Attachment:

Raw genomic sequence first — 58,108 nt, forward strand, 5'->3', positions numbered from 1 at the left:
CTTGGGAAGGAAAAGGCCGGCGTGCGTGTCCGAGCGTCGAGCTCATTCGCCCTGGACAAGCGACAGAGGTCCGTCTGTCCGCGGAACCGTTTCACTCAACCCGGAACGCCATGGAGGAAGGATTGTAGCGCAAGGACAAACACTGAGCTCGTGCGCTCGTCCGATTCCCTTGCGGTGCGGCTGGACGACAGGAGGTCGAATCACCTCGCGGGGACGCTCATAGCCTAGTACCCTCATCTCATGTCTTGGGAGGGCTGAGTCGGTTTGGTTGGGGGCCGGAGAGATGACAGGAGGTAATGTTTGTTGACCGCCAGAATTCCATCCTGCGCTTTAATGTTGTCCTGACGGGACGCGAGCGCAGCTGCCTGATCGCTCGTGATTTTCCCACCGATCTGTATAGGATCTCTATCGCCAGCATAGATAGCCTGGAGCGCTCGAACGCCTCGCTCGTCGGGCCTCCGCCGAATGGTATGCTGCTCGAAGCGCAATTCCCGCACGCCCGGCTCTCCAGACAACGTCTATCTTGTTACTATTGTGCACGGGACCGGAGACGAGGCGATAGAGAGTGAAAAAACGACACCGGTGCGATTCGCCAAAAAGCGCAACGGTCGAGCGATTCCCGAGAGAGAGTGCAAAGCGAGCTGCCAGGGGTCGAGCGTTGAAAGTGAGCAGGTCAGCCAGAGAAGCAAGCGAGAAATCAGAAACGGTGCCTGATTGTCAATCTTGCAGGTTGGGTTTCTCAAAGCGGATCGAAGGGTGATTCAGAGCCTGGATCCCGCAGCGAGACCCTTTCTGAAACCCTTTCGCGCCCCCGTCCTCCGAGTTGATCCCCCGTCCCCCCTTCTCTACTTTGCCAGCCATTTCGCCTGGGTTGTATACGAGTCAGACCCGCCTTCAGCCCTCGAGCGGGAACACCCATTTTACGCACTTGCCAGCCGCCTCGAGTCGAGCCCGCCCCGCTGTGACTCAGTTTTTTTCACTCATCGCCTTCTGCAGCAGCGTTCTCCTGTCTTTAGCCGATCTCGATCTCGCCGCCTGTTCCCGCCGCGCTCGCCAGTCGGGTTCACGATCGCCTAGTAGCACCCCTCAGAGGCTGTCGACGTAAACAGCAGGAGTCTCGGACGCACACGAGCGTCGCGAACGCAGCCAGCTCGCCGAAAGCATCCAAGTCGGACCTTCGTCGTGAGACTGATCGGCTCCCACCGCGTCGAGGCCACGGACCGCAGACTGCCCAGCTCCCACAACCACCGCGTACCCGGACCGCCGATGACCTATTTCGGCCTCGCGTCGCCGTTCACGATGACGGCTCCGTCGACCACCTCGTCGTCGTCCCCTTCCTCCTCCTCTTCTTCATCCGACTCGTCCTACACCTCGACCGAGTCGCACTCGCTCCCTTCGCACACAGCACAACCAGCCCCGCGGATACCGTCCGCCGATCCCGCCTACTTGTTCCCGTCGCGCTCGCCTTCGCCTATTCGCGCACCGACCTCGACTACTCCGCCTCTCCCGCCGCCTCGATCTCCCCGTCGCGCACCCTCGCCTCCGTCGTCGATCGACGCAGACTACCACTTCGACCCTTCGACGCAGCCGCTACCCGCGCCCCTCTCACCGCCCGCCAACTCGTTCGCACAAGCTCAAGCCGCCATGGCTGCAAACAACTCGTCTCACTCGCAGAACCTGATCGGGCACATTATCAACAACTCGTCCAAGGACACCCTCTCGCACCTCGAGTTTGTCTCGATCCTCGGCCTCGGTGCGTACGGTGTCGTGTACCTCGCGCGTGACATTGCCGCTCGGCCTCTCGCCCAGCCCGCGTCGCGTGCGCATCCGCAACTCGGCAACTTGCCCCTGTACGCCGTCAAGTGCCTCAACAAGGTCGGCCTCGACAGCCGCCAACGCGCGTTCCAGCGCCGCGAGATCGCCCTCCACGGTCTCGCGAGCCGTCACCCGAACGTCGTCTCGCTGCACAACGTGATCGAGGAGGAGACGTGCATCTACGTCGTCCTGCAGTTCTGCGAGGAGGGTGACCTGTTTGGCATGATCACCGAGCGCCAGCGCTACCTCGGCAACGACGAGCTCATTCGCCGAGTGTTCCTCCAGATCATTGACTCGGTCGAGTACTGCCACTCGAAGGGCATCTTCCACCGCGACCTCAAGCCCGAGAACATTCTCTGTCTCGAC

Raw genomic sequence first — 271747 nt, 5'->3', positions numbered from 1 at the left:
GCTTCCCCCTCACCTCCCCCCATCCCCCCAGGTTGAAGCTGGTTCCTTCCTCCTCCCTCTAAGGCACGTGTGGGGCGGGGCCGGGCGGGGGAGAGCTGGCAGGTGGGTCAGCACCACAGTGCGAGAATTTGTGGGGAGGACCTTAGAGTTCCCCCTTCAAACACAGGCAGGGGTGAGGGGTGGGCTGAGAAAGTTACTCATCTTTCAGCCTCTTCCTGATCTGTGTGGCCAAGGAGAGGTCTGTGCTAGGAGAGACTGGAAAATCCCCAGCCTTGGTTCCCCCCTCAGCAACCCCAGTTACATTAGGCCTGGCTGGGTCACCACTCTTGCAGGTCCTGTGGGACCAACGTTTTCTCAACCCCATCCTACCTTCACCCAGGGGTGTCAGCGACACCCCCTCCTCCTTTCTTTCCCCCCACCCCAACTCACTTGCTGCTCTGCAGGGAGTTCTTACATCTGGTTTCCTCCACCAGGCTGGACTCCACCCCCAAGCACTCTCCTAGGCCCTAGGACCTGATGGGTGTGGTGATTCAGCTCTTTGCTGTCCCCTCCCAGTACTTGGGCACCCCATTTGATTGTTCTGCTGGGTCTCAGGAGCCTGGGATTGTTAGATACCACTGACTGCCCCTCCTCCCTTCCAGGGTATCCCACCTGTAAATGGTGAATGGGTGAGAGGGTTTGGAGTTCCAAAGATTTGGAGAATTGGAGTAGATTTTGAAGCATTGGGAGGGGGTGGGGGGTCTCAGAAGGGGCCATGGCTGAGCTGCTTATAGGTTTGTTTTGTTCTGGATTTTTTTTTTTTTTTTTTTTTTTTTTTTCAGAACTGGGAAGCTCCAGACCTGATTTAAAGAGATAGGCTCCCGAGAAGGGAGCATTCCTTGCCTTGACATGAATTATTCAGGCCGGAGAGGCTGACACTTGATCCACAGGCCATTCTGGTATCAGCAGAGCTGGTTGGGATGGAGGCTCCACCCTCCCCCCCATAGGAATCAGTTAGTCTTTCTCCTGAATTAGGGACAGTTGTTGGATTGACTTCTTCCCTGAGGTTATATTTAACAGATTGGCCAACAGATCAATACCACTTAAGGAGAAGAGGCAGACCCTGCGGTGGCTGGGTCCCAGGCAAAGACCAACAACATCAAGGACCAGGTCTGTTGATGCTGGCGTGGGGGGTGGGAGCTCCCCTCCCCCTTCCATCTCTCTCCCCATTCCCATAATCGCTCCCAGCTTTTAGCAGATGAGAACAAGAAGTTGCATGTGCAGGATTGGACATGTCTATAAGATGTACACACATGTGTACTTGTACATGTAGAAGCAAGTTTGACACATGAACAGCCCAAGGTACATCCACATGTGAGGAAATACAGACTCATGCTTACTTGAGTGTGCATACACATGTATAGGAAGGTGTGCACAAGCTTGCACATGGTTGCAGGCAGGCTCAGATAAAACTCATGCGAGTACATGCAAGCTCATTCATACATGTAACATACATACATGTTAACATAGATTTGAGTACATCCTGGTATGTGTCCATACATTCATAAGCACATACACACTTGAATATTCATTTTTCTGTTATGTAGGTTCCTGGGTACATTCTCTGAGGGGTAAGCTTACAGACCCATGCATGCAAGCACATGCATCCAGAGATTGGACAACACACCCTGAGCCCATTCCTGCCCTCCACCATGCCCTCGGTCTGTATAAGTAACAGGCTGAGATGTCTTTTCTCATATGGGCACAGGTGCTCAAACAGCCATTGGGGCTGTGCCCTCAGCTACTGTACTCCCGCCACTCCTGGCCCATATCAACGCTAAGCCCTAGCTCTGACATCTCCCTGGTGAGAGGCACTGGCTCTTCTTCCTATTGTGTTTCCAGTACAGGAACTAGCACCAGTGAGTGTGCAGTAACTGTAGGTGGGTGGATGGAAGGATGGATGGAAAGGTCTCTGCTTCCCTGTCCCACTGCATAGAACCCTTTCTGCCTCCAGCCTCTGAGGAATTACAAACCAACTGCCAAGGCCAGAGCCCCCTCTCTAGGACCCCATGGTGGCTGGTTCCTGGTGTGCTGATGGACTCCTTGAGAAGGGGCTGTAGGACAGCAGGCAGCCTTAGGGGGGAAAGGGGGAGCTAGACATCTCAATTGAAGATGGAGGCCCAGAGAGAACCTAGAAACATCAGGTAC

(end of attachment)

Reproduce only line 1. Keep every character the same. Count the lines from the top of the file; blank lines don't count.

Raw genomic sequence first — 58,108 nt, forward strand, 5'->3', positions numbered from 1 at the left: